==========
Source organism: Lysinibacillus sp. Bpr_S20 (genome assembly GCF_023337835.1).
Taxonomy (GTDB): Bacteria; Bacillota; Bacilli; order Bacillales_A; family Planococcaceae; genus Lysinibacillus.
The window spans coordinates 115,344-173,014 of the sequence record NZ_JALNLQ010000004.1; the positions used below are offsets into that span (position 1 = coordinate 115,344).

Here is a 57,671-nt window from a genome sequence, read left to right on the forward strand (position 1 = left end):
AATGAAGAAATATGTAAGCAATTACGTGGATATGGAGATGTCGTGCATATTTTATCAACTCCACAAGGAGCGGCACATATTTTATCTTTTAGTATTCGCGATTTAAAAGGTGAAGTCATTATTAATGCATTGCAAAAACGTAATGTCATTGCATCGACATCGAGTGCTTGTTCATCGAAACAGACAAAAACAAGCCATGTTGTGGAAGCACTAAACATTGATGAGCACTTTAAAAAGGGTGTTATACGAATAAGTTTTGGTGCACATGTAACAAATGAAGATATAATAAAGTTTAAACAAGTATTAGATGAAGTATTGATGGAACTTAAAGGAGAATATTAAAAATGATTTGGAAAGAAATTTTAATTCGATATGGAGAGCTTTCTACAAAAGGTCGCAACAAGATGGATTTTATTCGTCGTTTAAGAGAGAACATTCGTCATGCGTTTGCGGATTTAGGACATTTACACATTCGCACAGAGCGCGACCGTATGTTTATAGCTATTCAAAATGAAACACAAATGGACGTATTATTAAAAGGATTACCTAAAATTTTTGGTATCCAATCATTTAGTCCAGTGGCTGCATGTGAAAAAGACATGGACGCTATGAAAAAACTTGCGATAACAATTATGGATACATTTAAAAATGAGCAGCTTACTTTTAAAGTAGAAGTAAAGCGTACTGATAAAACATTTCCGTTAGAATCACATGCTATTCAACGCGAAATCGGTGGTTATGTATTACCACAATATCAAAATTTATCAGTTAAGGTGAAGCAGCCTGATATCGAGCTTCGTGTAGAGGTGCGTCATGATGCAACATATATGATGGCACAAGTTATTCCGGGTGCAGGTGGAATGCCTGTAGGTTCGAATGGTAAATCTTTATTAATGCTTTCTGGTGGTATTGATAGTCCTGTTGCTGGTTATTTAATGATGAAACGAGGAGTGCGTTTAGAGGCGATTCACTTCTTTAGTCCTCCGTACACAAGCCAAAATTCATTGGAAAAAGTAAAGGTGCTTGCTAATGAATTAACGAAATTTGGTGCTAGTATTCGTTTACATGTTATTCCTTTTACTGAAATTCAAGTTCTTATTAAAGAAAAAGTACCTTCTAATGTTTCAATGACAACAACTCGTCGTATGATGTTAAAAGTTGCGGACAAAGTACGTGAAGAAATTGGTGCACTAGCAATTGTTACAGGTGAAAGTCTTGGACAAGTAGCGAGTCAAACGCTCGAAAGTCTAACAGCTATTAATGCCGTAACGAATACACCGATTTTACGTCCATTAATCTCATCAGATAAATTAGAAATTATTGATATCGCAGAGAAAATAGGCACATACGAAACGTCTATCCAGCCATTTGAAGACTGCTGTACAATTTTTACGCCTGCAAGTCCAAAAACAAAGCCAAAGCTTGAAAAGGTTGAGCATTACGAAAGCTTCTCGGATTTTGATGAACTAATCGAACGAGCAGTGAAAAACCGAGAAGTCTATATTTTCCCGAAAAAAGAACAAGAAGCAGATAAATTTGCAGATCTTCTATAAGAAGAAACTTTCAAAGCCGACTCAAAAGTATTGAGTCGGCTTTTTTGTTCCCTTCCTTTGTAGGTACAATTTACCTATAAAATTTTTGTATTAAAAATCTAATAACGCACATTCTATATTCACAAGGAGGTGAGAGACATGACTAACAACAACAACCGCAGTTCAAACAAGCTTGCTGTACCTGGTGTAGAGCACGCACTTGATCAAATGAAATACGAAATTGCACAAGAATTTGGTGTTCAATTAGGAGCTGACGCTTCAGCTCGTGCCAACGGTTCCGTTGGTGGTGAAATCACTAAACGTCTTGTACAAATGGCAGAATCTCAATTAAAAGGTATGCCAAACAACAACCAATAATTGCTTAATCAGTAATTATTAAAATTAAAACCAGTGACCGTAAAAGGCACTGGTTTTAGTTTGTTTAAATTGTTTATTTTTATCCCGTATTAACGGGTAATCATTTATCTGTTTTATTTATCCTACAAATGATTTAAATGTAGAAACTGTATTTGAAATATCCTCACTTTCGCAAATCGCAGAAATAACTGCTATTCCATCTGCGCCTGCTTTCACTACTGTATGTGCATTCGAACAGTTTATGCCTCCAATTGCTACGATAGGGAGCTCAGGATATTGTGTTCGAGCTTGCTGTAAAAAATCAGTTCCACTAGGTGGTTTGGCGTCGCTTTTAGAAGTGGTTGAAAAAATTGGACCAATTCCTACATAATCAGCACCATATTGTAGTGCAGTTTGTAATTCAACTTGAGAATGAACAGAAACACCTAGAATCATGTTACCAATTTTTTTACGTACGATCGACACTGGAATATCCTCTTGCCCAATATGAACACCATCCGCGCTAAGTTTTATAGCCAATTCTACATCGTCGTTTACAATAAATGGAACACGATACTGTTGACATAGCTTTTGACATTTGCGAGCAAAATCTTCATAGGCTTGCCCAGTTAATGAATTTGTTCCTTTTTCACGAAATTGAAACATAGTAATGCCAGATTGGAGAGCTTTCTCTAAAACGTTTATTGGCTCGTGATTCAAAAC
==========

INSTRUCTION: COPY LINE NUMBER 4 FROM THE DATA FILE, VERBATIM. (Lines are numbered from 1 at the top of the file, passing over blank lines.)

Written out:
Here is a 57,671-nt window from a genome sequence, read left to right on the forward strand (position 1 = left end):